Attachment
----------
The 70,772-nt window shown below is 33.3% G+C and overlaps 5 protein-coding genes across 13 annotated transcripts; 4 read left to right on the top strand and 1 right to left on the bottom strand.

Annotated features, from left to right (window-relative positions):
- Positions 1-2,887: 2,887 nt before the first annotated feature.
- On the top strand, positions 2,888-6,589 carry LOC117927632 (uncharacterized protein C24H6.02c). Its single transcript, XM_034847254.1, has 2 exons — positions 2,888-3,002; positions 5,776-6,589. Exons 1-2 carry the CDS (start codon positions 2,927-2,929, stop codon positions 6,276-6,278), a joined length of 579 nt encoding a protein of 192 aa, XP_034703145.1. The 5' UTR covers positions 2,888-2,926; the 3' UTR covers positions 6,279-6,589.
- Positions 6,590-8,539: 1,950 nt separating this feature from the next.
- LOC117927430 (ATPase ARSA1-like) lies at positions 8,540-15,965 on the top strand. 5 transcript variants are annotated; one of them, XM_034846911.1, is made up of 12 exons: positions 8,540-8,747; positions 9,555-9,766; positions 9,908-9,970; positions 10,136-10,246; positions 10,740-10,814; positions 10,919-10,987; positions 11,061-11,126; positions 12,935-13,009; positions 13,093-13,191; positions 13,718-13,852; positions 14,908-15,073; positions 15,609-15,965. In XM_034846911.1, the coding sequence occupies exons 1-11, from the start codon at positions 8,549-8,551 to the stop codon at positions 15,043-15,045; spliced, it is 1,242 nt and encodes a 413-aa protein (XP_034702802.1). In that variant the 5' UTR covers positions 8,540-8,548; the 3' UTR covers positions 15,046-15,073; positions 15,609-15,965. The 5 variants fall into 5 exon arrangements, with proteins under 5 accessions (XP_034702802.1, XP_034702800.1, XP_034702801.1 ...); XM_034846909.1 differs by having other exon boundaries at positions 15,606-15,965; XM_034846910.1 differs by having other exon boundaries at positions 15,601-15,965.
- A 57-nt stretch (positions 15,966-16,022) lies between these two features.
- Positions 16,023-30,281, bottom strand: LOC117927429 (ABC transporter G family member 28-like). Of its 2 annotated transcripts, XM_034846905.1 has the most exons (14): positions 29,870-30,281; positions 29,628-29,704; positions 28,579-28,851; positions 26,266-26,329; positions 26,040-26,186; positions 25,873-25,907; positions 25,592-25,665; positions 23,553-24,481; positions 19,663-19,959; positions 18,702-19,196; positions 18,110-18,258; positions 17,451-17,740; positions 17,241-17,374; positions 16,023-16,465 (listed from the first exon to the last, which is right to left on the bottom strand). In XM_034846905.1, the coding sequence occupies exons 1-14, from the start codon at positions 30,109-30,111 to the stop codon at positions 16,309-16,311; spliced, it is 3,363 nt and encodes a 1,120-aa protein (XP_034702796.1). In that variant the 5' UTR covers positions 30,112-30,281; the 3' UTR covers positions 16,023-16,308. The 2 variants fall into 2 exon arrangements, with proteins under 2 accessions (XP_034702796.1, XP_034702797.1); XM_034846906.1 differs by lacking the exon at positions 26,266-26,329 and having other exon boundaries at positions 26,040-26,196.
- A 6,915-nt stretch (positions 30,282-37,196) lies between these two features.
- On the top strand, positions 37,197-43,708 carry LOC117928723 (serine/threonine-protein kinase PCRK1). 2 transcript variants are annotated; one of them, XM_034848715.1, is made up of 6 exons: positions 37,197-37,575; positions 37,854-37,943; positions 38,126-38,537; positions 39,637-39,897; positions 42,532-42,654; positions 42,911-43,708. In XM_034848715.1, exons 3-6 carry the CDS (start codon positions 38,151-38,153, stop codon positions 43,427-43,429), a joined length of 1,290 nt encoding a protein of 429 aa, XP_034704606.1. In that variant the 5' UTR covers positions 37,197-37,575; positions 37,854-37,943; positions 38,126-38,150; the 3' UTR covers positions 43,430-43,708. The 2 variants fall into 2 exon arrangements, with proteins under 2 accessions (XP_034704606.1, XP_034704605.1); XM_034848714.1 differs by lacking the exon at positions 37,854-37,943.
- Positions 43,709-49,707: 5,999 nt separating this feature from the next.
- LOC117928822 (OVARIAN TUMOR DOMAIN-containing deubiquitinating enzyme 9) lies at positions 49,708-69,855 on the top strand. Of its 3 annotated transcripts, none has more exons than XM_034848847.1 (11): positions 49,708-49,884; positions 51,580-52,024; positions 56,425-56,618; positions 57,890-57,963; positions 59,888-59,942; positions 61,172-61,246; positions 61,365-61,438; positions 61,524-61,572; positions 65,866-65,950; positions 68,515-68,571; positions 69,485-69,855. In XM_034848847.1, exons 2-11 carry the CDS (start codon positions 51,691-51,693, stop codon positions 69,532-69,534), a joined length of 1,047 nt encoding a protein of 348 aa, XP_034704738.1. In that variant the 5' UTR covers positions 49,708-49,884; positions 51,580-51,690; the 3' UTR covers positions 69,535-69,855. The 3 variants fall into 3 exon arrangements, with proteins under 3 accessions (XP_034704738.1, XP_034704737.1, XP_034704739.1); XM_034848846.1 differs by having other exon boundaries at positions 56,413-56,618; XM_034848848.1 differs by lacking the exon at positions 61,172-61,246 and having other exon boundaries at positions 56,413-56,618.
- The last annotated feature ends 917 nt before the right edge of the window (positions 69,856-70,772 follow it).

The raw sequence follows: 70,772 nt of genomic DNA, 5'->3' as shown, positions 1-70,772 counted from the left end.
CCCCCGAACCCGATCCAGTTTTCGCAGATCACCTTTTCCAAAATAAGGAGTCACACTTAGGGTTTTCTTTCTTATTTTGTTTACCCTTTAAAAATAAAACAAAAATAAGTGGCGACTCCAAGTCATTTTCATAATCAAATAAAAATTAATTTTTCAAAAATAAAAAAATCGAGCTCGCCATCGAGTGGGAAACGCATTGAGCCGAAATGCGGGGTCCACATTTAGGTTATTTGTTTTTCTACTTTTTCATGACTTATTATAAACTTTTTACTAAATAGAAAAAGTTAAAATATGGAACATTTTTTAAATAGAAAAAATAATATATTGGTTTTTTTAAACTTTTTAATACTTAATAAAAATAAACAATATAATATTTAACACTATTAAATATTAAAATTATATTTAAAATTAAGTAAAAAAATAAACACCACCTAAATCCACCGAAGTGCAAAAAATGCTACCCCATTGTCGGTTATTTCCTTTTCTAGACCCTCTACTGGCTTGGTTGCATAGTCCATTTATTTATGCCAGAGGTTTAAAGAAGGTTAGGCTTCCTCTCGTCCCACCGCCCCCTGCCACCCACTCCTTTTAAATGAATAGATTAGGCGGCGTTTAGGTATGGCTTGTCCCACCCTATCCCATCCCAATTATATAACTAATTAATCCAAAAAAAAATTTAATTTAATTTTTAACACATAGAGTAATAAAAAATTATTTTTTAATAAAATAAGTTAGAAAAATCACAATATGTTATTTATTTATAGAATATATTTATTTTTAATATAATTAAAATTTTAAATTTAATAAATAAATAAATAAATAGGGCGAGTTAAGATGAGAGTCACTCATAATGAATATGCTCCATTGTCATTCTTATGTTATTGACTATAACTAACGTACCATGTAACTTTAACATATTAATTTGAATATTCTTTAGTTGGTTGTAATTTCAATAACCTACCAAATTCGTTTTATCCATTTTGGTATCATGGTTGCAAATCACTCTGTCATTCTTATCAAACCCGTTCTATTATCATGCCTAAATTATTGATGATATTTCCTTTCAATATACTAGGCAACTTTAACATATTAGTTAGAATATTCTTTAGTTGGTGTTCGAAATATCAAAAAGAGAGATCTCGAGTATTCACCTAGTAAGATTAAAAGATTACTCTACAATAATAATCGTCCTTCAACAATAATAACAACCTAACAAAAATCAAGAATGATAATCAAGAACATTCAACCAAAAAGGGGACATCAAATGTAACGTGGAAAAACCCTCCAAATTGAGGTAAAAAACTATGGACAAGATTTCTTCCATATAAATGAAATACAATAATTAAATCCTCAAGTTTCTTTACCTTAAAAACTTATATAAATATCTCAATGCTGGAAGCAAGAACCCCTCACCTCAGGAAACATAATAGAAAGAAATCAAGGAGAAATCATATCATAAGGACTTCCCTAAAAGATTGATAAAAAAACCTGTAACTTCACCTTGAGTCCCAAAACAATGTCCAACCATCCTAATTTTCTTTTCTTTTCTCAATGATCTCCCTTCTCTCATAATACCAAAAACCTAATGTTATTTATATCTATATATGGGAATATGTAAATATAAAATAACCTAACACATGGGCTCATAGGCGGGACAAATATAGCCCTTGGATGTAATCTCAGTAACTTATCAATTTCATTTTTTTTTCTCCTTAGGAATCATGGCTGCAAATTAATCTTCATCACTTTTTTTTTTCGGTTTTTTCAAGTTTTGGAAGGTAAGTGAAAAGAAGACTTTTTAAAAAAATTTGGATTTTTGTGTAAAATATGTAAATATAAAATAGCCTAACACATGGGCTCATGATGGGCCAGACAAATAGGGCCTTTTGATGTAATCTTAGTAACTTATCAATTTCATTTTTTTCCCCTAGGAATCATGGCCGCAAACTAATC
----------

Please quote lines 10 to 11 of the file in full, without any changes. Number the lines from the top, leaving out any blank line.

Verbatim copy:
- On the top strand, positions 37,197-43,708 carry LOC117928723 (serine/threonine-protein kinase PCRK1). 2 transcript variants are annotated; one of them, XM_034848715.1, is made up of 6 exons: positions 37,197-37,575; positions 37,854-37,943; positions 38,126-38,537; positions 39,637-39,897; positions 42,532-42,654; positions 42,911-43,708. In XM_034848715.1, exons 3-6 carry the CDS (start codon positions 38,151-38,153, stop codon positions 43,427-43,429), a joined length of 1,290 nt encoding a protein of 429 aa, XP_034704606.1. In that variant the 5' UTR covers positions 37,197-37,575; positions 37,854-37,943; positions 38,126-38,150; the 3' UTR covers positions 43,430-43,708. The 2 variants fall into 2 exon arrangements, with proteins under 2 accessions (XP_034704606.1, XP_034704605.1); XM_034848714.1 differs by lacking the exon at positions 37,854-37,943.
- Positions 43,709-49,707: 5,999 nt separating this feature from the next.